BY Curt Anderson
A Tribute to Kate O’Beirne
In 1985 I was an over-confident young man who was trying to make a name for himself in conservative politics. Having graduated college the year before, I assumed that someone in Washington would instantly hire me to help implement President Reagan’s takeover of the world.
Well, as it turns out, the only job I could get was organizing a series of conservative confabs at Paul Weyrich’s Free Congress Foundation. “Organizing” sounds half-way important, but what I was really doing was taking notes, setting up chairs, and buying the donuts for the meetings.
These were heady days, frequent attendees at these meetings where a bunch of young irrelevant back bencher members of congress – Newt Gingrich, Dick Armey, Tom DeLay, Vin Weber, and Bob Walker were at almost every meeting.
This is where I first met Kate O’Beirne. She was already a very accomplished person at this point, but there was something different about her. Unlike many of the attendees at these meetings she was neither pretentious nor amazed by herself.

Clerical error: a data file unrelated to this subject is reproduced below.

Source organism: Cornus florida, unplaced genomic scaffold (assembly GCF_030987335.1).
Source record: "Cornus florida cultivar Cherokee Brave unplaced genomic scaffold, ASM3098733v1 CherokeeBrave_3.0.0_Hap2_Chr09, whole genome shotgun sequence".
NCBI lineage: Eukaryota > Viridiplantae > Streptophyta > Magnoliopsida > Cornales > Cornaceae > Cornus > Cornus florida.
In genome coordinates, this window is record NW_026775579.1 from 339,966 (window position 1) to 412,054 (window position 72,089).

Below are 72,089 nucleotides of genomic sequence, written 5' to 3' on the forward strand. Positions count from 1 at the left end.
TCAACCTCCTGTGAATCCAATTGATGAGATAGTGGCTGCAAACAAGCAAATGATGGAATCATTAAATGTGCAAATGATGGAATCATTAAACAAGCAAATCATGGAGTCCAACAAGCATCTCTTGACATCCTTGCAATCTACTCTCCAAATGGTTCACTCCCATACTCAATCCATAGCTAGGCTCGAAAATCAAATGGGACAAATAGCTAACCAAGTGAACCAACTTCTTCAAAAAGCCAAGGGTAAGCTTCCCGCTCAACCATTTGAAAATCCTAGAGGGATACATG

Showing a terrible lack of judgement, Kate took a liking to me. I’ve read a bunch of tributes to her in the days since her death, and they all have a similar story – she took an interest in somebody who was nobody.
When in 1987, by some clerical error, I ended up in a position at the Reagan White House, Kate was a great resource for me. She was not enamored by power or a respecter of persons. She would shoot it to you straight.
Over the years, I migrated into the campaign world, but I never lost touch with Kate. Any time I would bring a candidate to Washington DC I would bring them to see her at the National Review, hoping that some of the smart would rub off on both me and the candidate. It often did.
The moral of the story is very important – take an interest in people, without regard for what it is you think they can do for you. I don’t think I ever did anything for Kate that ever helped her one bit, and that did not bother her one bit.
When they asked Jesus what the most important commandment was, he said “love your neighbor as yourself.” Kate done good at that.
Kate was not transactional. She was genuine. Hard to figure how she made it in Washington.
See National Review tribute here.